Liverpool’s attack has not been questioned much, and for good reason, but the addition of Nabil Fekir asks two big questions.
- Is his playmaking ability in the center of the park, combined with Fabinho and Naby Keita behind him, enough to push Liverpool to Manchester City’s level?
- Is he enough to lead Jurgen Klopp to abandon a 4-3-3 that served him so following the sale of Philippe Coutinho?
First things first, Fekir is a great get. Even coming off a career year that begs a comparison to Liverpool selling high on Coutinho, this is a nice add for the Reds.
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Fekir brings a silky skill set and a very good 85 percent pass completion rate given he plays in an advanced part of the pitch and takes a lot of audacious chances will the ball. Eighteen league goals and eight assists are no jokes, either.
He was, however, deployed in a manner inconsistent with how Jurgen Klopp uses his midfielders in a 4-3-3. Fekir played a lot in the 4-2-3-1, a formation Klopp stopped using after the sale of Philippe Coutinho.
In fact, when Lyon boss Bruno Génésio opted for a 4-3-3, it was usually because Fekir was injured or unavailable. Génésio used Fekir once as a right wing in the 4-3-3, and twice as a right central midfielder in an inverted triangle. One time, they beat PSG. Conversely, they also lost to Bordeaux.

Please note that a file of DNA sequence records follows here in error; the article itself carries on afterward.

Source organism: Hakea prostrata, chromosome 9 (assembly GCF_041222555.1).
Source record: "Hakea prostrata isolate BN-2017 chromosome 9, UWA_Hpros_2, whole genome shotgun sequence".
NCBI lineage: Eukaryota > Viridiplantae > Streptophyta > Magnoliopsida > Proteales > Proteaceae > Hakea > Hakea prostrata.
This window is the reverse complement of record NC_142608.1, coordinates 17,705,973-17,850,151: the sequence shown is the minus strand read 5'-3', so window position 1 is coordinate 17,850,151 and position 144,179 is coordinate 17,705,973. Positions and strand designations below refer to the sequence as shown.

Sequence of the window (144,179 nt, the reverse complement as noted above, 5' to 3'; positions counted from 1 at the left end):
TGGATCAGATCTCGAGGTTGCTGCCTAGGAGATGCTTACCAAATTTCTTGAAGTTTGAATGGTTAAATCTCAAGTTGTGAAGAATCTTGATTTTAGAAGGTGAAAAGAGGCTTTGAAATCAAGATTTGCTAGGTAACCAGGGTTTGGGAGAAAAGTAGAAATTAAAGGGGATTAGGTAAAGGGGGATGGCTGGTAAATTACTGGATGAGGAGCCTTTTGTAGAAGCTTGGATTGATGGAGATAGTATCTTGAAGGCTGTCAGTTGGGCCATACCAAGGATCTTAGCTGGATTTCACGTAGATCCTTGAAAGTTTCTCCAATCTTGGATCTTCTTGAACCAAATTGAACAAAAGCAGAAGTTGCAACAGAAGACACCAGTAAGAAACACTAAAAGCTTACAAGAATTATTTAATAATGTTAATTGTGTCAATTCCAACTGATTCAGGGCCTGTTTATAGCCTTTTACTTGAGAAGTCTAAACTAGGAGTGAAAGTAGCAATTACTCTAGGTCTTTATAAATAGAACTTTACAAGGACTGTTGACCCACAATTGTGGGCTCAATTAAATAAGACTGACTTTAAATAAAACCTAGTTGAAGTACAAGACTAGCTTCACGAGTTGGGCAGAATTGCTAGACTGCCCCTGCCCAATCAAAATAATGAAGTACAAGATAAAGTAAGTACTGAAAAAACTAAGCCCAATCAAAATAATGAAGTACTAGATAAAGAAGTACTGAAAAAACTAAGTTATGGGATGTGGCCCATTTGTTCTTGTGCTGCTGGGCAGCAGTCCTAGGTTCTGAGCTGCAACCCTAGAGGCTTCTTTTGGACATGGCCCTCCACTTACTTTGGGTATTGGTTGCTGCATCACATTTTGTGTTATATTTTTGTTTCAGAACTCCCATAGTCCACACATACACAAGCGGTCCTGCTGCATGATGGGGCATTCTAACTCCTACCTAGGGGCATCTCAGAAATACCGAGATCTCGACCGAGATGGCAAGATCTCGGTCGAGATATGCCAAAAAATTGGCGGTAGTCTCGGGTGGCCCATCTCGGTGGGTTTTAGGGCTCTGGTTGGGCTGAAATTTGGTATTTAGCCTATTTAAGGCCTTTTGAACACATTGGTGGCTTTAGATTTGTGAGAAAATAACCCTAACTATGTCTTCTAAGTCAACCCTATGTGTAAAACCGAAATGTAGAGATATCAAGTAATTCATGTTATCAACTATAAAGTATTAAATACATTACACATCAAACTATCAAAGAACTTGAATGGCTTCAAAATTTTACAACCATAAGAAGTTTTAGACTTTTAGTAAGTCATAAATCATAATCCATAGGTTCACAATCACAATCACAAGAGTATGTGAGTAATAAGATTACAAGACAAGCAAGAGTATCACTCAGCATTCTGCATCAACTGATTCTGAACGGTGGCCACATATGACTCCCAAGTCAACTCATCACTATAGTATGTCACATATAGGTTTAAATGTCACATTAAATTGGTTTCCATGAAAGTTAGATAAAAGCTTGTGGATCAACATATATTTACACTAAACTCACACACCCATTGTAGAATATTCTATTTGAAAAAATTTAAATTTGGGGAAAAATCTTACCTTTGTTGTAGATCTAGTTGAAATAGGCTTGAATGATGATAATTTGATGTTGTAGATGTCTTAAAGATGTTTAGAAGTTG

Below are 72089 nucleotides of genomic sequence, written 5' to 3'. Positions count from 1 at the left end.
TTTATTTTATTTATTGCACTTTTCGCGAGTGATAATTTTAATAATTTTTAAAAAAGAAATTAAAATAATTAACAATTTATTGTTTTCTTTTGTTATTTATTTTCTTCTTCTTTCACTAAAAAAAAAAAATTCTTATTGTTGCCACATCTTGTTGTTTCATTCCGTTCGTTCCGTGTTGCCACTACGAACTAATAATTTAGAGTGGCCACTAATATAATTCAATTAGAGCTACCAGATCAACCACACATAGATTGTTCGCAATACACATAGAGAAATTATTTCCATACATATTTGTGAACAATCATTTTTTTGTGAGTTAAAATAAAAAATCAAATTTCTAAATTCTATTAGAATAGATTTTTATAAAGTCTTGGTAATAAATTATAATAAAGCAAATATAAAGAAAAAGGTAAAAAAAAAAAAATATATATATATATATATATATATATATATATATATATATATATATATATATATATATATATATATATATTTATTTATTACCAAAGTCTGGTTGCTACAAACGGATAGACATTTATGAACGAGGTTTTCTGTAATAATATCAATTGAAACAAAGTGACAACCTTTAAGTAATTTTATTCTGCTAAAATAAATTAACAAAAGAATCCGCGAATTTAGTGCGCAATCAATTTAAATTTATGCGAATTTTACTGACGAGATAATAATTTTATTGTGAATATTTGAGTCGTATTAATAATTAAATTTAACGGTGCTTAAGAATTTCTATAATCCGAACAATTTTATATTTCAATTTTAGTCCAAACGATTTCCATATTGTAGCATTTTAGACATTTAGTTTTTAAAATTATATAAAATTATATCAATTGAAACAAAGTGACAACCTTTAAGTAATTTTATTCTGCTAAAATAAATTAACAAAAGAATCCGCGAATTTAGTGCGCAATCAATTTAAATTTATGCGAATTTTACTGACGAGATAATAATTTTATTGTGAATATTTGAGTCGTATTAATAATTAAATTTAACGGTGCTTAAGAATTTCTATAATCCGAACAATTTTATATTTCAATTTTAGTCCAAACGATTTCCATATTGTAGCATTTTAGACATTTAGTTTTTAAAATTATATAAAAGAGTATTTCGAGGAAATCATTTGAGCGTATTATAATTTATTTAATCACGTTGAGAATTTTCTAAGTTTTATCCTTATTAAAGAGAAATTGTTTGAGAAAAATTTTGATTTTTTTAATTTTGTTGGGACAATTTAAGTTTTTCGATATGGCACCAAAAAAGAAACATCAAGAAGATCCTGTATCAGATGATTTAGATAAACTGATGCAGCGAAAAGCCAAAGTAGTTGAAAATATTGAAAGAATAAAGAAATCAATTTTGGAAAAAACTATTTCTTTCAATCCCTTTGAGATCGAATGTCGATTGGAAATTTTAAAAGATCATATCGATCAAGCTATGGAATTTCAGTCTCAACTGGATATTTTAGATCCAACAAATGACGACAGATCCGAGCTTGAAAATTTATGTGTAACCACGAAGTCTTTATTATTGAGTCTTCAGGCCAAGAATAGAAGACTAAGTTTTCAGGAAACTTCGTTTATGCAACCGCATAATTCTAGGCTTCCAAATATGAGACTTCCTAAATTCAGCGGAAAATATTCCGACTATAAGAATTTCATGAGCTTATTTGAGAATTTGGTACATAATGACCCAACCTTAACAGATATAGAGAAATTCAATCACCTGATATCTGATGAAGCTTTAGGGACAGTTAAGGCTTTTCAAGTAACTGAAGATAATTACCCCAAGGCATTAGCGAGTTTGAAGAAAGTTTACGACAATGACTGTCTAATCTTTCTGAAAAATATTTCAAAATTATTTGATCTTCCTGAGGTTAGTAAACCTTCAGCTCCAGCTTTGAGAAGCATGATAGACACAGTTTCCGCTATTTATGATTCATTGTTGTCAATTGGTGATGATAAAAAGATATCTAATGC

Klopp could easily opt to go back to a 4-2-3-1, especially with more safety in defensive midfield thanks to the arrivals of Fabinho and Naby Keita (It’s also worth noting that the trio combined for 23 yellow cards and two red cards last season, so Liverpool could set some sort of record there).
Liverpool used a 4-3-3 in all four of their meetings with Man City last season, the only loss coming when the Reds had 10 men. City used a 4-3-3 twice against Liverpool, a 3-1-4-2 in the 5-0 win, an a 3-5-2 when chasing the second leg of the UEFA Champions League tie.
The Reds had so much success in the 4-3-3 late last season, and especially against City, even if the formation was demanded largely due to injury. Klopp will probably use both, but perhaps it’s best to expect a lot more 4-2-3-1.
And it would probably look like this:
— Karius —
— Alexander-Arnold — Matip — Van Dijk — Robertson —
— Fabinho — Keita —
— Salah — Fekir — Mane —
— Firmino —
That is a very good lineup, and it’s unreasonable to think any of the players take a dramatic step back next season.
But going to a 4-3-3 with Fekir in the center of the park is not a formation I’d hazard against Man City. And using Fekir on the wing means benching Sadio Mane (likely to use Alex Oxlade-Chamberlain and Keita on top of Fabinho).
As good as Man City was last season, it’s difficult to believe they are going to find another 100-point season. Bounces alone should knock them down to 95. Can the Reds be 15-20 points better?
It’s possible, sure, but don’t forget that City is going to be improved by familiarity with the system alone (not to mention additions like (probably) Riyad Mahrez).
Is it August yet? Oh yeah, we’ve got a World Cup first.